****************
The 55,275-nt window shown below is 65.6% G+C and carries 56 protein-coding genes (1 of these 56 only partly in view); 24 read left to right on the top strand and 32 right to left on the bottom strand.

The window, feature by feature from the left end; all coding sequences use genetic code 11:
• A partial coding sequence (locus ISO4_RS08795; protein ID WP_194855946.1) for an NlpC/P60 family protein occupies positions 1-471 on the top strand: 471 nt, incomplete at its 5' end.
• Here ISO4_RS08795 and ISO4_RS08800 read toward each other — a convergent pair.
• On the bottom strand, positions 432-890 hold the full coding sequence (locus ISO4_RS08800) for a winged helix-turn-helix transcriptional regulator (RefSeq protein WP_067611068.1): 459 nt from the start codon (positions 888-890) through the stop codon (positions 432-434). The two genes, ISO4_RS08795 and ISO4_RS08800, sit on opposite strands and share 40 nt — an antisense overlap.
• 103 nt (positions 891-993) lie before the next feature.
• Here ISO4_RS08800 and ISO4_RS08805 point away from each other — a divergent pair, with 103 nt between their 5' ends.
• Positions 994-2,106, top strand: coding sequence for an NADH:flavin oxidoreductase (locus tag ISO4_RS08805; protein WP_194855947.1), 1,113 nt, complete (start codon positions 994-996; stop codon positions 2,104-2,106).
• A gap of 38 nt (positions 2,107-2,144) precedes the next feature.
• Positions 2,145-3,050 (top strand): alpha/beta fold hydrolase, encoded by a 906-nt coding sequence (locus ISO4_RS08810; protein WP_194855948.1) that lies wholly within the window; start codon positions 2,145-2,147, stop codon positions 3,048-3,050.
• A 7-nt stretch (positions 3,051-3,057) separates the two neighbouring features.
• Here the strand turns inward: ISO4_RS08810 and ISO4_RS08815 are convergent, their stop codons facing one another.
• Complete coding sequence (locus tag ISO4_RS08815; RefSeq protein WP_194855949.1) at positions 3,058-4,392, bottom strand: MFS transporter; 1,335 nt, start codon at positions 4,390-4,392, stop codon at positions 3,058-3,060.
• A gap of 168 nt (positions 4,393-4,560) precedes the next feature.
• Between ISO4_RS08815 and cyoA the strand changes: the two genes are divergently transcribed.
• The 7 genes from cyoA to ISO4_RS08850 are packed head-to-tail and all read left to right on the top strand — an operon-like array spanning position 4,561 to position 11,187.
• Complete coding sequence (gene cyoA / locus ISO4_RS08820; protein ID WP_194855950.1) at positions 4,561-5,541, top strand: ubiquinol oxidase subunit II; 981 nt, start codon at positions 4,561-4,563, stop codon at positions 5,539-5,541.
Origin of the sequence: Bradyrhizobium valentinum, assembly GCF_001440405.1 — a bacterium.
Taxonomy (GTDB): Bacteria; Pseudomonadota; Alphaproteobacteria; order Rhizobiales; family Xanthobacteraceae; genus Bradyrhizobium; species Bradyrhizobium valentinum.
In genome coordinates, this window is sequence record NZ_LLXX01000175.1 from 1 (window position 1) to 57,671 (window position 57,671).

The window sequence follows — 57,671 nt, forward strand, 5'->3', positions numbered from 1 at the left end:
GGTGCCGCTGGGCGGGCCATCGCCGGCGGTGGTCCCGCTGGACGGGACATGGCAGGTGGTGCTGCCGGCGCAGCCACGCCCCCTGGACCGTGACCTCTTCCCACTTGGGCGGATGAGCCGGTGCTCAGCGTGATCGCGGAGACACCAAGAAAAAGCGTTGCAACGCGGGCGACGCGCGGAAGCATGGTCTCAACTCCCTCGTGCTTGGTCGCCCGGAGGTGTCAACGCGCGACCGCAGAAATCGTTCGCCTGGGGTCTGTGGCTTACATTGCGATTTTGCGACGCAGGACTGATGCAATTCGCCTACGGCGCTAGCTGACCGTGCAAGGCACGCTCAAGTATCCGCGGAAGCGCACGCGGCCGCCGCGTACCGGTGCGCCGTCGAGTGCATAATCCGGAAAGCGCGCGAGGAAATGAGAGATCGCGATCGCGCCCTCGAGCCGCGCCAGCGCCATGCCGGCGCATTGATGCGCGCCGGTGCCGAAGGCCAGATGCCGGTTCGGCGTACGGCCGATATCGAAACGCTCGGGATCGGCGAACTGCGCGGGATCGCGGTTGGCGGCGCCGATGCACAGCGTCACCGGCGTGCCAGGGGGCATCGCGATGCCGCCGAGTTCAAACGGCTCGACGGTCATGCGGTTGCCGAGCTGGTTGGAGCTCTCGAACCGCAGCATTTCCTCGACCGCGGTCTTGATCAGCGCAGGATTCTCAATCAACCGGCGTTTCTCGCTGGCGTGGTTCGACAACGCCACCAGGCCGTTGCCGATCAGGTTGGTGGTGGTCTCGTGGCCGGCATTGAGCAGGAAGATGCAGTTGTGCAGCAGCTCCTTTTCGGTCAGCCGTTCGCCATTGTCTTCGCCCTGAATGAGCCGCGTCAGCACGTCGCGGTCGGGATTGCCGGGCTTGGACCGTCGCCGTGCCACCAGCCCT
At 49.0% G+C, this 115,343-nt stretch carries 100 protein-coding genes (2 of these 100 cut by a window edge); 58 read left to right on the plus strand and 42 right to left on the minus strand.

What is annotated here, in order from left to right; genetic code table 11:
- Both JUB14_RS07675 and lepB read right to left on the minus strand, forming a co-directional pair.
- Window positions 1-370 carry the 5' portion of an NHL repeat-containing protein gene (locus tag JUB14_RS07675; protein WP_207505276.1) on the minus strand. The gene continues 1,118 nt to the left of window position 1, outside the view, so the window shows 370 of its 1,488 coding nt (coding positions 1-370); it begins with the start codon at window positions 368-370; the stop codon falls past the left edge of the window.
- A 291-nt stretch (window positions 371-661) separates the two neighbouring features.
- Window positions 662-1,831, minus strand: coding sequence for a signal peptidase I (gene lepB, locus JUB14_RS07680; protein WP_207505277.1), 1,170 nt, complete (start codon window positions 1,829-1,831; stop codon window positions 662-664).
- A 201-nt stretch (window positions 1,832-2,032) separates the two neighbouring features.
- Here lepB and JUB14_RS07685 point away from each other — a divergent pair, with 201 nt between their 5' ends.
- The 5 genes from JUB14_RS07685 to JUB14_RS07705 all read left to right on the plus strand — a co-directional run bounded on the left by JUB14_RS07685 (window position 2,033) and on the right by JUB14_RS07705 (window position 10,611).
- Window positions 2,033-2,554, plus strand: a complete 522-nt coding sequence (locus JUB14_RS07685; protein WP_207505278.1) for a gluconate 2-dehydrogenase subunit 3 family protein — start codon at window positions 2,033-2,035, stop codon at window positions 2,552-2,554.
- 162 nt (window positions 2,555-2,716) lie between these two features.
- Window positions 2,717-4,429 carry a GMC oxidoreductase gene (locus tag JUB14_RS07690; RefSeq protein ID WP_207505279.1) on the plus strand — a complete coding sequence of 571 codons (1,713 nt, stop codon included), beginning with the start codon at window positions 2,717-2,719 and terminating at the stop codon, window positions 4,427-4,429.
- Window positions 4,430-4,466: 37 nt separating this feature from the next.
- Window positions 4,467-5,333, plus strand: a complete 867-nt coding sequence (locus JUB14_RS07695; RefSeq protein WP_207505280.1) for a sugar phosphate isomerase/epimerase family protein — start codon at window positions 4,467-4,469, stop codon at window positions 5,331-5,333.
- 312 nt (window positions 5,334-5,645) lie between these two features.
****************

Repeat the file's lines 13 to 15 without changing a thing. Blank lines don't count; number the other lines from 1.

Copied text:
• Complete coding sequence (locus tag ISO4_RS08815; RefSeq protein WP_194855949.1) at positions 3,058-4,392, bottom strand: MFS transporter; 1,335 nt, start codon at positions 4,390-4,392, stop codon at positions 3,058-3,060.
• A gap of 168 nt (positions 4,393-4,560) precedes the next feature.
• Between ISO4_RS08815 and cyoA the strand changes: the two genes are divergently transcribed.